Norwich is undoubtedly a city very much infused with the countryside, and the UEA campus is no exception to this. Any students arriving from an urban area are sure to be shocked by the abundance of wildlife that lives alongside the lecture theatres and the LCR.
The most famous of these creatures are surely the rabbits, a UEA institution with all the associated myths and legends that come from recognition such as this. While it is widely asserted that killing one of the university’s furry friends is grounds for expulsion, many also claim that if a student catches a live rabbit on campus and brings it to the bar they can earn themselves a free drink. Although neither of these things can be confirmed nor recommended, they do show the amount of interest surrounding the bunnies. In June 2012 this was taken to a countrywide level when they appeared on both The One Show and Springwatch along with the research of Dr Diana Bell from the universities’ School of Biological Sciences.
A much more recent addition to UEA’s wildlife brood are the Highland cows that can be found at the western end of campus. Brought in in the autumn of 2012, the livestock are used for conservation purposes, helping to restore the fen sites on the universities’ land, a project much supported by the Norfolk Wildlife Trust. Not only have the cows had a great impact on the sustainability of the area, they have also brought great recognition to the university as an institution that is invested in the environment; UEA has been shortlisted in the Outstanding Contribution to Sustainable Development category this year in the Times Higher Education Awards.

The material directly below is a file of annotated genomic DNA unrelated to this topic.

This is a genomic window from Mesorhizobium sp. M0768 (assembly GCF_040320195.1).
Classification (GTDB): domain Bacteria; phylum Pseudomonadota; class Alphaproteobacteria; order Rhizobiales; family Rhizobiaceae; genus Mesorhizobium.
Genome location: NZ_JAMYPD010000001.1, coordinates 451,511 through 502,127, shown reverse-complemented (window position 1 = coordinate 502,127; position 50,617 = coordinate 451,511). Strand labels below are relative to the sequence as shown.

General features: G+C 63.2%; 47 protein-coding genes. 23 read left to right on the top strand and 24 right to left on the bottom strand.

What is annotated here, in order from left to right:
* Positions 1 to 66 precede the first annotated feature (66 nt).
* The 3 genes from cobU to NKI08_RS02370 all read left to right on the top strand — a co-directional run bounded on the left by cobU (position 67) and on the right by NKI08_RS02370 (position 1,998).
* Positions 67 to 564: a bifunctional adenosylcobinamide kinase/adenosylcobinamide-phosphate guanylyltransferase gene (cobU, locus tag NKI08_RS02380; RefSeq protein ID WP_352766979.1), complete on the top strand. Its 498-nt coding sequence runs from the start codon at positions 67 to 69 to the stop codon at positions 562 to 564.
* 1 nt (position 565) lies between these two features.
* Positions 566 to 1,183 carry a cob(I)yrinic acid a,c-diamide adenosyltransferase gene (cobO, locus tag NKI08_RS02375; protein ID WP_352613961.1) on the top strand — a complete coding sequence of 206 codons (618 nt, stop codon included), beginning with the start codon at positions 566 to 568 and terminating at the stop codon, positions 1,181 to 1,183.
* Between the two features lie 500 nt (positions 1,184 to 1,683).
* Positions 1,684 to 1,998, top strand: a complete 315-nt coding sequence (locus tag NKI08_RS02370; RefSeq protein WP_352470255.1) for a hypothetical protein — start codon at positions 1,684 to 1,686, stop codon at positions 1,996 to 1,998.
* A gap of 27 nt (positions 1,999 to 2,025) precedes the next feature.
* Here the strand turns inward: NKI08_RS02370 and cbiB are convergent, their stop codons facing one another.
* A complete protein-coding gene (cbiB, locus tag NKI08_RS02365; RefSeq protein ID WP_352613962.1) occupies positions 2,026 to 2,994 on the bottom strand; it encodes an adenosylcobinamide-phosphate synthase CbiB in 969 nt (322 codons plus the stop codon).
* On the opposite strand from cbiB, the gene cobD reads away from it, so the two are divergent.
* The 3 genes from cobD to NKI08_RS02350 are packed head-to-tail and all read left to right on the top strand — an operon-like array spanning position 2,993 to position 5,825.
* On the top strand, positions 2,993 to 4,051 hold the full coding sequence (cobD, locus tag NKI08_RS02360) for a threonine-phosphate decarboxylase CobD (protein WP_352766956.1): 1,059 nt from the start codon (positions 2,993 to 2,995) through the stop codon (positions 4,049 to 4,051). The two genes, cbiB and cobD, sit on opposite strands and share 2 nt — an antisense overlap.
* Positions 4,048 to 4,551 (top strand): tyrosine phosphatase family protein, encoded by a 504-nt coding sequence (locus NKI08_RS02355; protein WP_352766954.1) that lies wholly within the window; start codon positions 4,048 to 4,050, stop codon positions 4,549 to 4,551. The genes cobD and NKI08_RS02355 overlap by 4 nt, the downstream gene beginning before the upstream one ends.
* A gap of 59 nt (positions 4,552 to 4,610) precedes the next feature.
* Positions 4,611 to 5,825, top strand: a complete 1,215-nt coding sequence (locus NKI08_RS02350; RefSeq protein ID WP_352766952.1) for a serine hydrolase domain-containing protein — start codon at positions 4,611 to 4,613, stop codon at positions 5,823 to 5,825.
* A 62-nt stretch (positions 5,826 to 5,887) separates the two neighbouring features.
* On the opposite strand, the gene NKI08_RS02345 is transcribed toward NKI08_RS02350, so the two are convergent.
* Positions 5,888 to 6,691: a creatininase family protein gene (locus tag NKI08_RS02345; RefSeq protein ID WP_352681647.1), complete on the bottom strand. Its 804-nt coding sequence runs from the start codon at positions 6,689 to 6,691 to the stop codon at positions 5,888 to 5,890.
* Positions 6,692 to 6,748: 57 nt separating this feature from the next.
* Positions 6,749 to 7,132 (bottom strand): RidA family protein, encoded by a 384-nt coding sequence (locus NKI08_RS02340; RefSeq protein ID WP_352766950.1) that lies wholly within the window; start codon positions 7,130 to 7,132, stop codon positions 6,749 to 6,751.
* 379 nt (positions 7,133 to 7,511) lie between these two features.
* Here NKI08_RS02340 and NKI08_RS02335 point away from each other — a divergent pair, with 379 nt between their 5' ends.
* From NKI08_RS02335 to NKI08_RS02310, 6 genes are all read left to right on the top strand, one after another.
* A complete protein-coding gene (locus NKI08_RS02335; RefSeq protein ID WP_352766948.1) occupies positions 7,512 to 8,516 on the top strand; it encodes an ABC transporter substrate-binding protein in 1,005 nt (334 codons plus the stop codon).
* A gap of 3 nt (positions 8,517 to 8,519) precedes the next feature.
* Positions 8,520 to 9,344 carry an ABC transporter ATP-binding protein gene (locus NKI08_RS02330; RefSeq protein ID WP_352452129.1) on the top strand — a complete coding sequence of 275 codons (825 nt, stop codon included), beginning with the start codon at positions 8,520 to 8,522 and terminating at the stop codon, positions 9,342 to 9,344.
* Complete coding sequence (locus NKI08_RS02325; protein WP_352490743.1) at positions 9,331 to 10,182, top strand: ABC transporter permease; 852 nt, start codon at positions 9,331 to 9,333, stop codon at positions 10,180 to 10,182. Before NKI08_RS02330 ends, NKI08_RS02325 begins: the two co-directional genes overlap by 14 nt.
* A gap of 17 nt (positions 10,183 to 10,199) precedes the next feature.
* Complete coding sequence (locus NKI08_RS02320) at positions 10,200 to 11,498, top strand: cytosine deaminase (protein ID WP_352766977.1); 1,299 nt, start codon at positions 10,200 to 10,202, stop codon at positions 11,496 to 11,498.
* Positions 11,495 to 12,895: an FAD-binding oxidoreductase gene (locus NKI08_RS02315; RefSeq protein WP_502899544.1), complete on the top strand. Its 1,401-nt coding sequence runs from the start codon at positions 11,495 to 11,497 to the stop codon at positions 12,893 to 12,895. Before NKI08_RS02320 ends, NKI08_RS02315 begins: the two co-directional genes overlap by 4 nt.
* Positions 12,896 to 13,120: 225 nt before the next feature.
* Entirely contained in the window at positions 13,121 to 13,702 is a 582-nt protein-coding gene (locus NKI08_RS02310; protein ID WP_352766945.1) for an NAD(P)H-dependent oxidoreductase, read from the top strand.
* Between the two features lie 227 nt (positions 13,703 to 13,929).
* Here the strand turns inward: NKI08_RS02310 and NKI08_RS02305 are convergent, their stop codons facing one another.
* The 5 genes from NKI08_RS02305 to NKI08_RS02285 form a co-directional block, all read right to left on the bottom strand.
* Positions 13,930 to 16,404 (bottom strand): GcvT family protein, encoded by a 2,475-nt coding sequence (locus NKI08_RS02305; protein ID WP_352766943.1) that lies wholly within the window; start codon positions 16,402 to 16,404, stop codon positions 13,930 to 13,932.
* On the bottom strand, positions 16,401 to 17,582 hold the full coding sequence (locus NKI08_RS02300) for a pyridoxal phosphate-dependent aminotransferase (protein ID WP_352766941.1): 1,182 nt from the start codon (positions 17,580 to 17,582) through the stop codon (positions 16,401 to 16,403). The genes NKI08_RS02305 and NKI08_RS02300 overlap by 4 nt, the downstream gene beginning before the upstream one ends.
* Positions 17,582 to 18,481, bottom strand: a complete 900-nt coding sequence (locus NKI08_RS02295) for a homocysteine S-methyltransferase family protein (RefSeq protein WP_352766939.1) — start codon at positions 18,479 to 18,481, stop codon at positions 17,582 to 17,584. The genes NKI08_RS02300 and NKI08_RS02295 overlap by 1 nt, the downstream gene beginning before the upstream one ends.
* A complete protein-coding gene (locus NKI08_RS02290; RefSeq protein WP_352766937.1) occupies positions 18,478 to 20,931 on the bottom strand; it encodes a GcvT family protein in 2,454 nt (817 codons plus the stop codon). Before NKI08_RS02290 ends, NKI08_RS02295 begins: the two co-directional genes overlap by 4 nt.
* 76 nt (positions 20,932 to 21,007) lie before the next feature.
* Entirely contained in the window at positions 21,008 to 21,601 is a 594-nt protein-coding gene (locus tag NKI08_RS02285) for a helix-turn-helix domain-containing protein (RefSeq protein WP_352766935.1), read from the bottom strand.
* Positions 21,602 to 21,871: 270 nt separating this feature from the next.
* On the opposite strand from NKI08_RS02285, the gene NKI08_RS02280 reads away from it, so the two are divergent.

In any conversation regarding UEA’s nature though, the lake cannot be forgotten. Constructed between 1973 and 1978, the Broad is probably the most famous of UEA’s many spectacular sights across its 360 acres, treasured for its scenic views and close proximity to the centre of campus. While its inclusion in the famous Five L challenge proves the Broad’s notoriety amongst UEA’s students, it also boasts a wide variety of bird and fish species, making it an equally celebrated spot amongst bird watchers and fishermen.
For those living in the University Village, the wildlife is similarly abundant; not only does it boast its own length of river, but it is not uncommon to see ponies trotting along beside it, a welcome bonus for the added walk to campus that comes with the accommodation.
It’s not just the university which boasts beautiful nature though; for those willing to trek a little further off campus, the illusive Plantation Garden acts as Norwich’s own secret garden. Situated on Earlham Road, it is three acres of stunning flora, Medieval walls and Gothic fountains, perfect for those who enjoy a more refined scene.
So, why not step outside this autumn, and take advantage of the stunning backdrop against which UEA is set?